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Nonscience Returns - Brian Ford ****

This is a book of two halves, or more accurately two interlaced parts. Biologist and science communicator Brian Ford published a book called Nonscience in 1971. What we have here is that original book, but with a new introduction, while every chapter has an extra section on the end of it written in 2020 including text that is up-to-date enough to include, for example, the COVID-19 pandemic. The four star rating of Nonscience Returns is entirely and only for the extra material. I'm afraid the old material has not aged well, but the book is still worth reading for the modern parts.

What we have here is a satirical look at the way that what used to be simple science has increasingly become a field where 'Experts' hold forth to the public and work primarily to forward their careers rather than carry out research that has any value. In the modern section, which we'll return to, Ford is great at bringing down pomposity and irrelevance. But let's get the original book out of the way first.

Back in the late 1940s and 1950s, the author Stephen Potter wrote a number of parodies of self-help books, notably including Gamesmanship, Lifemanship and One-Upmanship. Portrayed on the screen as School for Scoundrels in 1960, the underlying idea was that Potter ran a self-help correspondence school that helped people get on in the world by being devious and totally self-centred. Ford seems to have modelled the original Nonscience on this approach, portraying it as a guide to becoming an Expert. Unfortunately, it has a very dated feel and a style of humour that is better suited to the 1940s than the present: I found it hard going.

The modern sections are far better written and not trying so hard to be funny. This would have been so much better a book if Ford had simply based a new book on the old one, adopting his new style throughout. However, I do think it's worth reading, because underlying both old and new parts is a very real problem. There are plenty of people out there, often portrayed in the media as experts, who as Ford suggests practice not science but nonscience. They are engaged in pointless research, put out widely exaggerated press releases and are loved by the media as portraying expertise that is often not based on solid grounds.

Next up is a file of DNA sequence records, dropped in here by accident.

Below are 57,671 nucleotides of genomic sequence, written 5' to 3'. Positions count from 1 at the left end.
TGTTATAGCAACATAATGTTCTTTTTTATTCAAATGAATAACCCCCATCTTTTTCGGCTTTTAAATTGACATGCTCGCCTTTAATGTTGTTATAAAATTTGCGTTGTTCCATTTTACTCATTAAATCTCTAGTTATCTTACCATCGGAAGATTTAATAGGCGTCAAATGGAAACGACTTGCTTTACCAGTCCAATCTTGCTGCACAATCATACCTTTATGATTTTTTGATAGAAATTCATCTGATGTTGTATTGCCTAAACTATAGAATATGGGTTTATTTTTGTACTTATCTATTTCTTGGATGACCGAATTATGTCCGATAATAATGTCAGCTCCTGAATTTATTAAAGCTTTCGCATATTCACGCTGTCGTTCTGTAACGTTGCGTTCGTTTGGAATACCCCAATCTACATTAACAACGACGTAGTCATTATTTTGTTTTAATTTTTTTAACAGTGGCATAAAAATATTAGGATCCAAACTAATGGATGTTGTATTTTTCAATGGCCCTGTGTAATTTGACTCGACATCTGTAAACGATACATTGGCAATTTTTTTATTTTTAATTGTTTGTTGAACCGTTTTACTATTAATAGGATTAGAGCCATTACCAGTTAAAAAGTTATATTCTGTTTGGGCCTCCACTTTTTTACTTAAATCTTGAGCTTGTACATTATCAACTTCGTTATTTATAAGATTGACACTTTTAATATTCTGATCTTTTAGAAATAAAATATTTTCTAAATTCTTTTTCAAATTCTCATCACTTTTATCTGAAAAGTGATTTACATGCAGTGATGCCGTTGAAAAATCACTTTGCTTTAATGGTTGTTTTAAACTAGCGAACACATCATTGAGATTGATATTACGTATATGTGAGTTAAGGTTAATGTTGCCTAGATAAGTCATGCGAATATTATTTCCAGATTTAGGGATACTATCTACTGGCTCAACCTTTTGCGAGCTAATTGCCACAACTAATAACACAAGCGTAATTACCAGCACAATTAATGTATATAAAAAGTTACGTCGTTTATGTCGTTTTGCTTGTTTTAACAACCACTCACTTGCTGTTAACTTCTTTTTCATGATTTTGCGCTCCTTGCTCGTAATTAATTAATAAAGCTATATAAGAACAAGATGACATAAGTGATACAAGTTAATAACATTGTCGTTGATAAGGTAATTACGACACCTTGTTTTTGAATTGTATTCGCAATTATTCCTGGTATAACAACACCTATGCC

Ford gives strong examples, including some from the response to the pandemic. I have a lot of sympathy with his assertion that we (and the media) need to move away from putting too much trust (and public money) in the direction of these self-proclaimed experts, focussing more on the real science.

There's more that Ford could have done. He makes no mention of what is surely the biggest example of nonscience (and dodgy experts), economics. And while there is plenty of negativity in criticising such people, there's no concrete suggestion of how academia could be reinvented to get it back to more of a true scientific approach. Even so, in an era of fake news, this is a timely reminder that science is not without its own flaws in this regard.


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Review by Brian Clegg

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